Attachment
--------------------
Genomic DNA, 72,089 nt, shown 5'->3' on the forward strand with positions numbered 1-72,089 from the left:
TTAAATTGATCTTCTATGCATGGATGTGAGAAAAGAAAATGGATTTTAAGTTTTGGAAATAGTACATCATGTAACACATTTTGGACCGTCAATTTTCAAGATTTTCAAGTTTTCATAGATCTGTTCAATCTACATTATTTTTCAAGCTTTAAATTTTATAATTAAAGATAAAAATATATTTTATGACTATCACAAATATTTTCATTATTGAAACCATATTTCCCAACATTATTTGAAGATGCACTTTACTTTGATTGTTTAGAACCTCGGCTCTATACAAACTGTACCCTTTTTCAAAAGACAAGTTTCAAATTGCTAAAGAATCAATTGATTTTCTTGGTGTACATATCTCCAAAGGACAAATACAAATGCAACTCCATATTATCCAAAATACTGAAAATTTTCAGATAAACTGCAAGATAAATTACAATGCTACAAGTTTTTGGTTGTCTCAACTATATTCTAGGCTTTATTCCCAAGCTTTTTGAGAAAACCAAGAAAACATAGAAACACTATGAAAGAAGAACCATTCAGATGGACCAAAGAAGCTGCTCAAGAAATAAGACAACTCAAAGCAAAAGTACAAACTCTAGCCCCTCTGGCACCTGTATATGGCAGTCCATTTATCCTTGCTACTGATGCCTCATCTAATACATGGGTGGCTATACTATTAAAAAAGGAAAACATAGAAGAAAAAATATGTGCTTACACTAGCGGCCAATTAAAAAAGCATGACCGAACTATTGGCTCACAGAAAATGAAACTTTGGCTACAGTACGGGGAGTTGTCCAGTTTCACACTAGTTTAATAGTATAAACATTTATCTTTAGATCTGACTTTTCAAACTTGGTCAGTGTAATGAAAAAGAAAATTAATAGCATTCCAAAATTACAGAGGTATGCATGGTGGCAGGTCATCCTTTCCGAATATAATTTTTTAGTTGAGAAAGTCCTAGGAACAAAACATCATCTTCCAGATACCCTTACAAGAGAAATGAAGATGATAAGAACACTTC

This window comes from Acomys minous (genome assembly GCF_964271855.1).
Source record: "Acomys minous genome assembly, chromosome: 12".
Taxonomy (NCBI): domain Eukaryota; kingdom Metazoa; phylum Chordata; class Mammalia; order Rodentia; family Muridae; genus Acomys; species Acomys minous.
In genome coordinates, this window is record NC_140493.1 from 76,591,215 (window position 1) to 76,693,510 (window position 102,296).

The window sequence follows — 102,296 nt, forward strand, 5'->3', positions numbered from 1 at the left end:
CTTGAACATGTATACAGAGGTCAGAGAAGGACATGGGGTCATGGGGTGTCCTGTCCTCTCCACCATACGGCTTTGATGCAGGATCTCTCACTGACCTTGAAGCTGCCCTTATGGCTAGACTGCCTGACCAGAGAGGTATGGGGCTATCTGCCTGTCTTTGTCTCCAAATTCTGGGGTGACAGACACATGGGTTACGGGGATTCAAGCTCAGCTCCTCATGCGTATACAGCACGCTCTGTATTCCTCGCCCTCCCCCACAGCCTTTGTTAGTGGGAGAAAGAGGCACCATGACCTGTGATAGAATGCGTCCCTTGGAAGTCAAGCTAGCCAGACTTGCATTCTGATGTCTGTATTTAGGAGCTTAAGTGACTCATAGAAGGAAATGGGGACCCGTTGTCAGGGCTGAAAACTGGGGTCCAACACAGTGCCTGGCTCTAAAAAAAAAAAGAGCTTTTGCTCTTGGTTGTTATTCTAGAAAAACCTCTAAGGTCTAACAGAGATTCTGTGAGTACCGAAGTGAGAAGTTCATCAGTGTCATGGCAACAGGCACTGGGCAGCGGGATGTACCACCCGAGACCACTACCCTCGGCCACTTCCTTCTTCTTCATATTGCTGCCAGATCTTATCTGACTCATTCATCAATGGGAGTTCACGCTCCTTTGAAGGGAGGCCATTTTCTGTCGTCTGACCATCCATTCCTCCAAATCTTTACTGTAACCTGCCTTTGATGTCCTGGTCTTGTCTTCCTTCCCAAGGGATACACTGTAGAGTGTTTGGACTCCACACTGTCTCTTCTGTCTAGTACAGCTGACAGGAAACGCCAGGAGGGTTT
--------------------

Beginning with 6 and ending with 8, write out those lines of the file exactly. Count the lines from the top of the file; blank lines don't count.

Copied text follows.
In genome coordinates, this window is record NC_140493.1 from 76,591,215 (window position 1) to 76,693,510 (window position 102,296).

The window sequence follows — 102,296 nt, forward strand, 5'->3', positions numbered from 1 at the left end:
CTTGAACATGTATACAGAGGTCAGAGAAGGACATGGGGTCATGGGGTGTCCTGTCCTCTCCACCATACGGCTTTGATGCAGGATCTCTCACTGACCTTGAAGCTGCCCTTATGGCTAGACTGCCTGACCAGAGAGGTATGGGGCTATCTGCCTGTCTTTGTCTCCAAATTCTGGGGTGACAGACACATGGGTTACGGGGATTCAAGCTCAGCTCCTCATGCGTATACAGCACGCTCTGTATTCCTCGCCCTCCCCCACAGCCTTTGTTAGTGGGAGAAAGAGGCACCATGACCTGTGATAGAATGCGTCCCTTGGAAGTCAAGCTAGCCAGACTTGCATTCTGATGTCTGTATTTAGGAGCTTAAGTGACTCATAGAAGGAAATGGGGACCCGTTGTCAGGGCTGAAAACTGGGGTCCAACACAGTGCCTGGCTCTAAAAAAAAAAAGAGCTTTTGCTCTTGGTTGTTATTCTAGAAAAACCTCTAAGGTCTAACAGAGATTCTGTGAGTACCGAAGTGAGAAGTTCATCAGTGTCATGGCAACAGGCACTGGGCAGCGGGATGTACCACCCGAGACCACTACCCTCGGCCACTTCCTTCTTCTTCATATTGCTGCCAGATCTTATCTGACTCATTCATCAATGGGAGTTCACGCTCCTTTGAAGGGAGGCCATTTTCTGTCGTCTGACCATCCATTCCTCCAAATCTTTACTGTAACCTGCCTTTGATGTCCTGGTCTTGTCTTCCTTCCCAAGGGATACACTGTAGAGTGTTTGGACTCCACACTGTCTCTTCTGTCTAGTACAGCTGACAGGAAACGCCAGGAGGGTTT